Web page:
Not too long ago I enjoyed a fascinating conversation over lunch with Loren Hadley on our team here at EY around some work he's been doing analyzing Web performance in China. This seemed highly germane to many of our clients, so I asked Loren if he'd be willing to redo the conversation in written form. I wrote up the questions, Loren provided the insight...
You’ve been working on some analytics projects that are China focused and part of that has been comparing China to other regions and countries – not just the U.S…what’s your sense of how different China is? Is China's digital experience unique and if so, to what extent when compared to other major Global markets?
While every country’s Internet use patterns are unique to some extent, there are a lot of similarities across the Western world, including more western oriented Asian economies like Japan. The US has been the driver and largest market and has basically pulled the rest of the world along in its wake.
That’s where China becomes very interesting. In 2014, roughly 41% of China’s population was on-line amounting to roughly 618M Internet users compared to roughly 280M US Internet users which accounts for about 79% of the US population. Chinese internet consumers have grown up on locally optimized sites and logistics systems which differ from the western model. They have lots of options that work for them, so it seem likely to me that digital channels will continue to bend to meet the Chinese consumer’s needs rather than successfully reshaping the Chinese consumer into the Western mold.
When you think about something like a “China” analysis, where do you start and what do you focus on?
Like any analysis, there are business questions being asked and stakeholders with specific interests. That provides an anchor point for the analysis. After that we started at the top-level metrics, segmented as many ways as we could think of and looked for anything interesting or anything we couldn’t explain with our current knowledge of the site. We compared what we were finding to other countries, which often led to broader based research to understand the Chinese norms
Our work is part of an ongoing optimization program so we’re looking for the lowest hanging fruit. Every iteration should see us diving deeper and building off of what we’ve learned in previous analysis.
We often try to think of site analytics as fundamentally use-case driven. Is your sense that the use-cases of visitors in China wouldn’t be much different than here in the US but the success and details of what happens inside that use-case are going to be different OR do you think some completely different kind of use-cases emerge?
While the opportunity certainly exists for new use cases to evolve, our experience has been that the Chinese consumer is similar to Western consumers at a fundamental level. They are trying to find information, shop or be entertained. The exact details of the checkout experience or funny cat video may differ, but the basic need is the same.
We’ve found some differences in how navigation features are used, but it isn’t clear yet to what extent this is something fundamentally different about Chinese consumers’ use of the web, versus opportunities for localization and optimization.
Network speeds in China are much slower on average, yet the expectation is that sites will offer the rich experience we are used to. As a result there are a lot of challenges delivering a winning user experience while keeping page load times at a bearable level.
Consumer expectations around payment and shipping of eCommerce goods are much different than they are in the US. Knock-off products, grey market and fraudulent sites are reportedly more prevalent in China and “caveat emptor” colors user behavior. Chinese consumers appear to shop more readily at trusted sites and seem to seek out trust signals like reviews before committing to new shopping experience. Most commerce tends to be through third party payment systems rather than providing payment information directly to the merchant and many Chinese payment options include an escrow feature that reduces the potential for fraud. COD deliveries are also common.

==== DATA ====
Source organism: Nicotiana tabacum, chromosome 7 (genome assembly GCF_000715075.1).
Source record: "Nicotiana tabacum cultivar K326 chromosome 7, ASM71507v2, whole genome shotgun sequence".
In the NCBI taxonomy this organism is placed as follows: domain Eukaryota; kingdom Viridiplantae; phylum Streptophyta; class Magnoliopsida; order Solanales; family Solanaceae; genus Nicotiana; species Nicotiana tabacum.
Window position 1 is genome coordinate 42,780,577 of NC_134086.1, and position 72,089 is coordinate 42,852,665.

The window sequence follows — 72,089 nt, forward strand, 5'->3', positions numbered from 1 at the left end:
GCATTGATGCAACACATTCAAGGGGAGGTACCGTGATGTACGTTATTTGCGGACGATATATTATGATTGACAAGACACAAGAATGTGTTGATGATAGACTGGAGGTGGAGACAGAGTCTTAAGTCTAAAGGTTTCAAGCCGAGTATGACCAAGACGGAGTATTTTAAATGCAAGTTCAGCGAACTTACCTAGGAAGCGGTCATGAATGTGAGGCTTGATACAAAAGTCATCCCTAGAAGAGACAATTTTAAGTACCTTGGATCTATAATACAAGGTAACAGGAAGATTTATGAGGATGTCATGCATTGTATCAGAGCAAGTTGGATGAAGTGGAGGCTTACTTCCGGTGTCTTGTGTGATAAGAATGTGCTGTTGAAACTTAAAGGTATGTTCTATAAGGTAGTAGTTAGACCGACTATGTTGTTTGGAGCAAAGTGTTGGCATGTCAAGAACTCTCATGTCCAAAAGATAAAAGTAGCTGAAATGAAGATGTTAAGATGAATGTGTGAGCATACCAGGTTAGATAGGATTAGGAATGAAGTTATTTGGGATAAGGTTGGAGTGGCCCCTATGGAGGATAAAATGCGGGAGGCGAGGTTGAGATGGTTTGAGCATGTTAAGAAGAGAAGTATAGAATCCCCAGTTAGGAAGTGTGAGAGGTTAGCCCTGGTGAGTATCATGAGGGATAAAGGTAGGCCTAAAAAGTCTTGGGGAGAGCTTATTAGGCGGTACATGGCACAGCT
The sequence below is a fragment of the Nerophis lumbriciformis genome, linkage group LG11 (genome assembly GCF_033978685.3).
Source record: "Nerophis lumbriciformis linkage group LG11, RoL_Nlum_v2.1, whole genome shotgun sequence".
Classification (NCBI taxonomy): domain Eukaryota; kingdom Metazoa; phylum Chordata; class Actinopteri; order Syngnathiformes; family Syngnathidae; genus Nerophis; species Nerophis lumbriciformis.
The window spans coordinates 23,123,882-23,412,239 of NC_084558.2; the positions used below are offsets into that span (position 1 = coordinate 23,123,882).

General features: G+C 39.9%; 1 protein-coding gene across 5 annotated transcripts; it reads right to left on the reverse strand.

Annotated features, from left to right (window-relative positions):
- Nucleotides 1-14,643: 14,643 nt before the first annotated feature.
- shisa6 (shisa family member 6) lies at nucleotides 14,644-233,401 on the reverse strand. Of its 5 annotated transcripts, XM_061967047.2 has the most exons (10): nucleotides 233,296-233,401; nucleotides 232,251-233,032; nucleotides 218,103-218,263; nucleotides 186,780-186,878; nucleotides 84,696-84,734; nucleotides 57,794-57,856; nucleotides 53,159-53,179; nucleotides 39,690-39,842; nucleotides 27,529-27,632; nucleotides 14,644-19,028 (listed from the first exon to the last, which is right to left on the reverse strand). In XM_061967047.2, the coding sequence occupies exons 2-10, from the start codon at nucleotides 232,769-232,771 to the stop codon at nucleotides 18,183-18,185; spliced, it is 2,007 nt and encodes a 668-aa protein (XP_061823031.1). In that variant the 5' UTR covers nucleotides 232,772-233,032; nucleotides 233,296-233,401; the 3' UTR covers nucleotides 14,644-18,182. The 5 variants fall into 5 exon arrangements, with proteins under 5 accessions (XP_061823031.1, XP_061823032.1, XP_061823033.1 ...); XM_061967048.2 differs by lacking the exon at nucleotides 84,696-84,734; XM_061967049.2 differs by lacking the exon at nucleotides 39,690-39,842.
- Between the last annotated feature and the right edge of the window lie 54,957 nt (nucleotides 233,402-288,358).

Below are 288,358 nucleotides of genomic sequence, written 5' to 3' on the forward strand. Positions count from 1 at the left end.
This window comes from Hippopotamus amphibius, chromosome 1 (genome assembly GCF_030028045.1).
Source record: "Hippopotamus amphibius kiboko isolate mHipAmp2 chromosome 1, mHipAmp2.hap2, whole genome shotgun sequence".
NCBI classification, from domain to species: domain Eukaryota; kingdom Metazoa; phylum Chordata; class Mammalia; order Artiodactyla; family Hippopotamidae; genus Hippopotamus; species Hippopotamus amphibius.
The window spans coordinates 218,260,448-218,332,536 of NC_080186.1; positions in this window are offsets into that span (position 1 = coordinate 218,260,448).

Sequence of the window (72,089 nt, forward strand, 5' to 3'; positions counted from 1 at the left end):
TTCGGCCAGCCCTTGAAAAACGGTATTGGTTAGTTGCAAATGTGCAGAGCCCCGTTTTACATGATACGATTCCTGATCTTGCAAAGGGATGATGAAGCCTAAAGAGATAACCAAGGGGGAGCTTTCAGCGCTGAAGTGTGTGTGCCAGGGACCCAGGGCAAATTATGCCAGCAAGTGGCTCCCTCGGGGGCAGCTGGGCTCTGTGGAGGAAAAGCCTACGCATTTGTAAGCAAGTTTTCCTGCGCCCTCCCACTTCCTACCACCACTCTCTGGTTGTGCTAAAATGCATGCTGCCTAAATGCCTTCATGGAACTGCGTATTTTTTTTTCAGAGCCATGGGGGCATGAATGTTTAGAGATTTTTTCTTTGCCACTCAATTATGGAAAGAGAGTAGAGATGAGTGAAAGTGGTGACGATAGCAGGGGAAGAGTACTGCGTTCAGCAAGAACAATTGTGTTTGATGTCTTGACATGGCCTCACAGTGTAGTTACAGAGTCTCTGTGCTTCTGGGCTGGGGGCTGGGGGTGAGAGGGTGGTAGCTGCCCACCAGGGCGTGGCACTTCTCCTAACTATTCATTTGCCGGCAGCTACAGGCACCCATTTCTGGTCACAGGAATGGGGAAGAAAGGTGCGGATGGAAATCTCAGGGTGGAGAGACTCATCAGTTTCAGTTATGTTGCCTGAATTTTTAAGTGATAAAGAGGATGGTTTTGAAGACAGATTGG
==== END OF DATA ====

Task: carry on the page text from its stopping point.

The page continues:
You talk about how different payment systems and usage propensities are (and that’s not just in China) from the U.S. But what are the analytics and funnel implications to that and what sort of measurement challenges does widespread use of 3rd party payment systems create?
When almost every transaction is completed on a third party site, there’s a big black box in the middle of the funnel. The user is handed over to another site with a different experience and the tracking path ends abruptly before the order is truly completed. In our experience in China almost all orders used a 3rd party payment system which creates a lot of uncertainty around the key conversion metrics. Our situation found that the web tracking accounted for more orders than the transaction records which counted fully paid orders. That’s not a big surprise for anyone that has tracked fallout in third party payment systems, but it complicates analysis and optimization. As a work-around, we found with large enough numbers and some historical data, we were able to apply experience based modifiers that got us fairly close to the real-paid numbers.
What’s the biggest gotcha when it comes to doing analytics on a China-based digital property?
As analyst’s we’re used to figuring things out, recognizing patterns we’ve seen before which help us to make sense of the data. But in our Chinese analysis we often found patterns that left us scratching our heads.
We spent a lot of time hypothesizing then looking for ways to test those hypotheses and validate our assumptions. We are fortunate in that we had an in-country team that could provide some background, and the assistance of a culturally and linguistically bi-lingual analyst that could help us understand the nuances of localization as well as the general mindset of the Chinese web users. The cultural part was really valuable. Although the insights were often anecdotal, it helped us develop hypothesis that as US based, non-Chinese analysts we would never have landed on by ourselves.
What are the implications for a shared global architecture in digital eCommerce given what you’ve generally seen when you looked at China behavior patterns? What’s your general sense of the right balance between standardization and localization when it comes to China?
Shared global architecture often seems to mean taking the optimized Western experience we are most familiar with then providing some degree of localization while maintaining underlying technology and structure. This makes a lot of sense from a management and development perspective and in most cases works fine.